down. SisterTrope to OmnidisciplinaryScientist and DoAnythingSoldier.
15th Apr '16 5:45:04 PM karstovich2
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** Another variation of this occurs in any episode involving capital punishment, since there is no death penalty in Illinois, the state the show is set in[[note]]Technically Illinois didn't abolish capital punishment until 2011, but due to the actions of a previous Governor granting clemency to the state's entire death row and series of legal precedents the state had no executions in well over a decade prior to that, and effectively no death penalty.[[/note]], the death penalty case episodes are set in Indiana. But a legal license only permits an attorney to practice in the state it's issued in, and it's quite unlikely that the main cast have passed the bar in Indiana or met the continuing requirements to keep a license there.

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** Another variation of this occurs in any episode involving capital punishment, since there is no death penalty in Illinois, the state the show is set in[[note]]Technically Illinois didn't abolish capital punishment until 2011, but due to the actions of a previous Governor granting clemency to the state's entire death row and series of legal precedents the state had no executions in well over a decade prior to that, and effectively no death penalty.[[/note]], the death penalty case episodes are set in Indiana. But a legal license only permits an attorney to practice in the state it's issued in, and it's quite unlikely in. It doesn't necessarily go without saying that all the main cast have passed the bar in current Indiana or met law licenses. That said, it is common for Illinois lawyers to have Indiana licenses, especially in the continuing requirements Chicago area, since a good chunk of northwestern Indiana is part of "Chicagoland," and it is fairly easy for an attorney who has been admitted in Illinois and practicing there for several years to keep a get an Indiana license there.(all it takes is some money and attending a seminar).
15th Apr '16 5:37:54 PM karstovich2
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Now, in an emergency situation it's not unreasonable to turn to the first lawyer available to you for basic advice while you search for an actual specialist. That tax lawyer isn't a criminal law specialist, but he certainly understands more about the mechanisms of the legal process than an elementary school teacher or taxidermist.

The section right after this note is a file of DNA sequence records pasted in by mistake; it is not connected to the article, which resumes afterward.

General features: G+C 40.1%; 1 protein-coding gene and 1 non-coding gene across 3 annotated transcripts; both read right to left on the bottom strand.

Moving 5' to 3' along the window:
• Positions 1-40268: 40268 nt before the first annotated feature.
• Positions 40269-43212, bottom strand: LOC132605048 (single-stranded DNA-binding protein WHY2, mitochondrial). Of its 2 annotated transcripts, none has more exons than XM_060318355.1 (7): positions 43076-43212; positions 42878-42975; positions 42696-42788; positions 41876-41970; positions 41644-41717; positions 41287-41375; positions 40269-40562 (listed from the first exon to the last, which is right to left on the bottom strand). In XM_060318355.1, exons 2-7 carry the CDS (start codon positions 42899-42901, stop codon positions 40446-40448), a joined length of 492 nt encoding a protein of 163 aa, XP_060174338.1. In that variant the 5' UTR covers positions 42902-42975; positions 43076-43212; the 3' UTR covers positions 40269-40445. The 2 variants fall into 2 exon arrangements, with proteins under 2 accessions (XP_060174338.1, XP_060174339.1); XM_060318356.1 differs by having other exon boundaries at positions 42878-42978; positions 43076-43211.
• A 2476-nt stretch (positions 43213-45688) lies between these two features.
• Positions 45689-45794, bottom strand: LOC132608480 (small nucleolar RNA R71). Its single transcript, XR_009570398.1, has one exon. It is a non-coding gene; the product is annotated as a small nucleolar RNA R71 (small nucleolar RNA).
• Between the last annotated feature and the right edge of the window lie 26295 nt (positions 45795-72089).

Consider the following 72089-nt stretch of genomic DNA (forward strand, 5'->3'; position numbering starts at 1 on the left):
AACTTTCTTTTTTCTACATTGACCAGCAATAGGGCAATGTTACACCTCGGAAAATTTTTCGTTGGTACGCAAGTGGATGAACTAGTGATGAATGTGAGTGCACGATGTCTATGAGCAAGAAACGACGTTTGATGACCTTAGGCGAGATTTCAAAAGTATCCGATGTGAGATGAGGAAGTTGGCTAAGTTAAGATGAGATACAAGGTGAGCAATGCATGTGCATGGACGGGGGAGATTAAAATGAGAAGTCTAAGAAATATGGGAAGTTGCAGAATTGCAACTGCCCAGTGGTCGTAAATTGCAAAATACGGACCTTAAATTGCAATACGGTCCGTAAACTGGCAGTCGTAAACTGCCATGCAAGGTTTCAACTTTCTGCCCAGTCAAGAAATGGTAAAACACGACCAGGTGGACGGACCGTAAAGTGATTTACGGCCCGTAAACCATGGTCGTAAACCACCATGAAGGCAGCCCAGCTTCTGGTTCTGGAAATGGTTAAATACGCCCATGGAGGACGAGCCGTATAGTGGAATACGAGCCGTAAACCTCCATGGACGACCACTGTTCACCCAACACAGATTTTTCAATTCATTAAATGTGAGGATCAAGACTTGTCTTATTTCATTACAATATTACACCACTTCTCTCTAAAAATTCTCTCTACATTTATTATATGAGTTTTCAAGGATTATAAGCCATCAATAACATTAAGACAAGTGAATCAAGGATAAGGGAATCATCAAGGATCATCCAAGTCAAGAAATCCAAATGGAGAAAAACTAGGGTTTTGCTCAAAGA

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Now, in an emergency situation it's not unreasonable to turn to the first lawyer available to you for basic advice while you search for an actual specialist. That tax lawyer isn't a criminal law specialist, but in a pinch (e.g. you just got arrested and he's literally the only lawyer you know), he certainly understands more about the mechanisms of the legal process than an elementary school teacher or taxidermist.taxidermist, which is why he has a law license.
20th Mar '16 7:32:15 AM Dragon101
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* Averted and lampshaded in ''Film/GhostbustersII''. As noted in the page quote, Louis Tully specifically warns the main quartet that he doesn't know criminal law. [[RealityEnsues Sure enough, he botches the defense and the judge rules against them]]. It's only the timely appearance of ghosts (thereby proving to the disbelieving judge that ghosts are real) that get the Ghostbusters off the hook. To his credit, Tully does help play legal hardball at that moment to force the judge to rescind the restraining order.